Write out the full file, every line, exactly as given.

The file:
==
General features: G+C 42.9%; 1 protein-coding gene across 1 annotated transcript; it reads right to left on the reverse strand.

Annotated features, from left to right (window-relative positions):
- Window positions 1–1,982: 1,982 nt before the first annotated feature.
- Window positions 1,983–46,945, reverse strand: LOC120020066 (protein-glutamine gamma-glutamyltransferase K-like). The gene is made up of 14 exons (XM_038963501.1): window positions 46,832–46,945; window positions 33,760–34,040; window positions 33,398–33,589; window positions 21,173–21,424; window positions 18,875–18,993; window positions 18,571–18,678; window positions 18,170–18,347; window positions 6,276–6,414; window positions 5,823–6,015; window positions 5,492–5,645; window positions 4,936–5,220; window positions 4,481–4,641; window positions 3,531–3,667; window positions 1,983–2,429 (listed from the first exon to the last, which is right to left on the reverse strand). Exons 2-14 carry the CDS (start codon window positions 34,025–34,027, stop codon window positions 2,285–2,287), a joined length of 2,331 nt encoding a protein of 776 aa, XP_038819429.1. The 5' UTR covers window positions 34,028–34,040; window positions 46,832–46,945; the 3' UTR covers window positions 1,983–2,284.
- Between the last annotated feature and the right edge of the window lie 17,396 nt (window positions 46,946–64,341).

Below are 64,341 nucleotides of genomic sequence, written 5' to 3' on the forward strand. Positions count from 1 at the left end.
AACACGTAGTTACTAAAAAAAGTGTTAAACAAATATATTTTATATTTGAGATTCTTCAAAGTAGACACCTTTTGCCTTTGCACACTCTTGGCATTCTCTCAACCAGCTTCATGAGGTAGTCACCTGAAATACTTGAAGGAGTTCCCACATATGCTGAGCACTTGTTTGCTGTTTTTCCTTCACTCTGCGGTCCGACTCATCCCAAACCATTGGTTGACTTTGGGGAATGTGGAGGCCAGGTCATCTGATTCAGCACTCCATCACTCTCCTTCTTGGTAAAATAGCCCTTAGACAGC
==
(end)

General features: G+C 42.9%; 1 protein-coding gene across 1 annotated transcript; it reads right to left on the reverse strand.

Annotated features, from left to right (window-relative positions):
- Window positions 1–1,982: 1,982 nt before the first annotated feature.
- Window positions 1,983–46,945, reverse strand: LOC120020066 (protein-glutamine gamma-glutamyltransferase K-like). The gene is made up of 14 exons (XM_038963501.1): window positions 46,832–46,945; window positions 33,760–34,040; window positions 33,398–33,589; window positions 21,173–21,424; window positions 18,875–18,993; window positions 18,571–18,678; window positions 18,170–18,347; window positions 6,276–6,414; window positions 5,823–6,015; window positions 5,492–5,645; window positions 4,936–5,220; window positions 4,481–4,641; window positions 3,531–3,667; window positions 1,983–2,429 (listed from the first exon to the last, which is right to left on the reverse strand). Exons 2-14 carry the CDS (start codon window positions 34,025–34,027, stop codon window positions 2,285–2,287), a joined length of 2,331 nt encoding a protein of 776 aa, XP_038819429.1. The 5' UTR covers window positions 34,028–34,040; window positions 46,832–46,945; the 3' UTR covers window positions 1,983–2,284.
- Between the last annotated feature and the right edge of the window lie 17,396 nt (window positions 46,946–64,341).

Below are 64,341 nucleotides of genomic sequence, written 5' to 3' on the forward strand. Positions count from 1 at the left end.
AACACGTAGTTACTAAAAAAAGTGTTAAACAAATATATTTTATATTTGAGATTCTTCAAAGTAGACACCTTTTGCCTTTGCACACTCTTGGCATTCTCTCAACCAGCTTCATGAGGTAGTCACCTGAAATACTTGAAGGAGTTCCCACATATGCTGAGCACTTGTTTGCTGTTTTTCCTTCACTCTGCGGTCCGACTCATCCCAAACCATTGGTTGACTTTGGGGAATGTGGAGGCCAGGTCATCTGATTCAGCACTCCATCACTCTCCTTCTTGGTAAAATAGCCCTTAGACAGC